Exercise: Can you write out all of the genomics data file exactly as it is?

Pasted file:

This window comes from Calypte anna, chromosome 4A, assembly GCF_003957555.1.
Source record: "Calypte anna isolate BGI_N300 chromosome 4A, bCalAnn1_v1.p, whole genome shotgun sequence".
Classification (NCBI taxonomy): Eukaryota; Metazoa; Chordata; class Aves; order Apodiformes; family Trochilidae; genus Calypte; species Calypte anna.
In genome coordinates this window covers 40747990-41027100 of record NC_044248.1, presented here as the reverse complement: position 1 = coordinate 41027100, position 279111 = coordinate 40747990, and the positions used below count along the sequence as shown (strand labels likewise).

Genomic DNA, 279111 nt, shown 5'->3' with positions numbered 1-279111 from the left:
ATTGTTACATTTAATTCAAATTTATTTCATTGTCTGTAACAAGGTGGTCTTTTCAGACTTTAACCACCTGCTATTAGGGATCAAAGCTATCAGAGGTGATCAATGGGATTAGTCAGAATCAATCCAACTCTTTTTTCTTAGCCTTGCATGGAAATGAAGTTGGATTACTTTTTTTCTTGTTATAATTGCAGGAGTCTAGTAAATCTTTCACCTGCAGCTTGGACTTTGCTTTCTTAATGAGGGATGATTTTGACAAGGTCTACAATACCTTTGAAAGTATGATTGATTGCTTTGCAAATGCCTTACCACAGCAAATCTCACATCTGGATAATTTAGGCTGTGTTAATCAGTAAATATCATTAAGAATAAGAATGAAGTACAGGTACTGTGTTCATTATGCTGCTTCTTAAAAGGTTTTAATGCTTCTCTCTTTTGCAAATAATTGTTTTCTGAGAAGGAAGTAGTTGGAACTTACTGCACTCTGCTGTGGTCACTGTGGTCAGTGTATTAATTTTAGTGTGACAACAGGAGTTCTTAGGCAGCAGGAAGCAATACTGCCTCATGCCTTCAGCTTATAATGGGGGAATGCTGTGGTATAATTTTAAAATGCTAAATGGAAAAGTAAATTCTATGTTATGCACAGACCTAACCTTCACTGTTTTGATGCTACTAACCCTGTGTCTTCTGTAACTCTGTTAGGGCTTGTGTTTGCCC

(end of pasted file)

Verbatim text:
This window comes from Calypte anna, chromosome 4A, assembly GCF_003957555.1.
Source record: "Calypte anna isolate BGI_N300 chromosome 4A, bCalAnn1_v1.p, whole genome shotgun sequence".
Classification (NCBI taxonomy): Eukaryota; Metazoa; Chordata; class Aves; order Apodiformes; family Trochilidae; genus Calypte; species Calypte anna.
In genome coordinates this window covers 40747990-41027100 of record NC_044248.1, presented here as the reverse complement: position 1 = coordinate 41027100, position 279111 = coordinate 40747990, and the positions used below count along the sequence as shown (strand labels likewise).

Genomic DNA, 279111 nt, shown 5'->3' with positions numbered 1-279111 from the left:
ATTGTTACATTTAATTCAAATTTATTTCATTGTCTGTAACAAGGTGGTCTTTTCAGACTTTAACCACCTGCTATTAGGGATCAAAGCTATCAGAGGTGATCAATGGGATTAGTCAGAATCAATCCAACTCTTTTTTCTTAGCCTTGCATGGAAATGAAGTTGGATTACTTTTTTTCTTGTTATAATTGCAGGAGTCTAGTAAATCTTTCACCTGCAGCTTGGACTTTGCTTTCTTAATGAGGGATGATTTTGACAAGGTCTACAATACCTTTGAAAGTATGATTGATTGCTTTGCAAATGCCTTACCACAGCAAATCTCACATCTGGATAATTTAGGCTGTGTTAATCAGTAAATATCATTAAGAATAAGAATGAAGTACAGGTACTGTGTTCATTATGCTGCTTCTTAAAAGGTTTTAATGCTTCTCTCTTTTGCAAATAATTGTTTTCTGAGAAGGAAGTAGTTGGAACTTACTGCACTCTGCTGTGGTCACTGTGGTCAGTGTATTAATTTTAGTGTGACAACAGGAGTTCTTAGGCAGCAGGAAGCAATACTGCCTCATGCCTTCAGCTTATAATGGGGGAATGCTGTGGTATAATTTTAAAATGCTAAATGGAAAAGTAAATTCTATGTTATGCACAGACCTAACCTTCACTGTTTTGATGCTACTAACCCTGTGTCTTCTGTAACTCTGTTAGGGCTTGTGTTTGCCC